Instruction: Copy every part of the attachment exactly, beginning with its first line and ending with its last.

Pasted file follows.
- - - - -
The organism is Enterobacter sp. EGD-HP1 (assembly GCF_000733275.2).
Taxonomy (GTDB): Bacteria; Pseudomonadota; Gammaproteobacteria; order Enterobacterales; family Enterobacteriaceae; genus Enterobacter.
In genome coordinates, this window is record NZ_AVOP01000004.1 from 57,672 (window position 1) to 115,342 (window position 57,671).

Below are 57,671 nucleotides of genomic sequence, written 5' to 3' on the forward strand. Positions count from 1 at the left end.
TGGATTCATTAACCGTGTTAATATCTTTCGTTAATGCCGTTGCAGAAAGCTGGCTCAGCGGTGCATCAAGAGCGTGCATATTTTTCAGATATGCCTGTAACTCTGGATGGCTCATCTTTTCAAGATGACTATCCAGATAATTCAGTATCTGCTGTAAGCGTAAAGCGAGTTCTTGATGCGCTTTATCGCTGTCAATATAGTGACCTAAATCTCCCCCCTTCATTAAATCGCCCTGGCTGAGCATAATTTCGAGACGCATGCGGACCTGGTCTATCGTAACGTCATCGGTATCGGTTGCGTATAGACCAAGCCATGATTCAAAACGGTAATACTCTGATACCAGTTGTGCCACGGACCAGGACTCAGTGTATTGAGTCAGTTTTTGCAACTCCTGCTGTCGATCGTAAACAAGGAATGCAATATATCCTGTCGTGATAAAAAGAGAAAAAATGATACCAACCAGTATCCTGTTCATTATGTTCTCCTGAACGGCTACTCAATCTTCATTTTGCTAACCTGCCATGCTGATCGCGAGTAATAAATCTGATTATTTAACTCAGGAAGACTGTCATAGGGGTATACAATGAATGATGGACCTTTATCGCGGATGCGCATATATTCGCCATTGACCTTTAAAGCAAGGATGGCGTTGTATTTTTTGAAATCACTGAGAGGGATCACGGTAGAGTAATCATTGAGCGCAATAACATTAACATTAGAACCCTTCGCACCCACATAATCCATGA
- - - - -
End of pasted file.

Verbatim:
The organism is Enterobacter sp. EGD-HP1 (assembly GCF_000733275.2).
Taxonomy (GTDB): Bacteria; Pseudomonadota; Gammaproteobacteria; order Enterobacterales; family Enterobacteriaceae; genus Enterobacter.
In genome coordinates, this window is record NZ_AVOP01000004.1 from 57,672 (window position 1) to 115,342 (window position 57,671).

Below are 57,671 nucleotides of genomic sequence, written 5' to 3' on the forward strand. Positions count from 1 at the left end.
TGGATTCATTAACCGTGTTAATATCTTTCGTTAATGCCGTTGCAGAAAGCTGGCTCAGCGGTGCATCAAGAGCGTGCATATTTTTCAGATATGCCTGTAACTCTGGATGGCTCATCTTTTCAAGATGACTATCCAGATAATTCAGTATCTGCTGTAAGCGTAAAGCGAGTTCTTGATGCGCTTTATCGCTGTCAATATAGTGACCTAAATCTCCCCCCTTCATTAAATCGCCCTGGCTGAGCATAATTTCGAGACGCATGCGGACCTGGTCTATCGTAACGTCATCGGTATCGGTTGCGTATAGACCAAGCCATGATTCAAAACGGTAATACTCTGATACCAGTTGTGCCACGGACCAGGACTCAGTGTATTGAGTCAGTTTTTGCAACTCCTGCTGTCGATCGTAAACAAGGAATGCAATATATCCTGTCGTGATAAAAAGAGAAAAAATGATACCAACCAGTATCCTGTTCATTATGTTCTCCTGAACGGCTACTCAATCTTCATTTTGCTAACCTGCCATGCTGATCGCGAGTAATAAATCTGATTATTTAACTCAGGAAGACTGTCATAGGGGTATACAATGAATGATGGACCTTTATCGCGGATGCGCATATATTCGCCATTGACCTTTAAAGCAAGGATGGCGTTGTATTTTTTGAAATCACTGAGAGGGATCACGGTAGAGTAATCATTGAGCGCAATAACATTAACATTAGAACCCTTCGCACCCACATAATCCATGA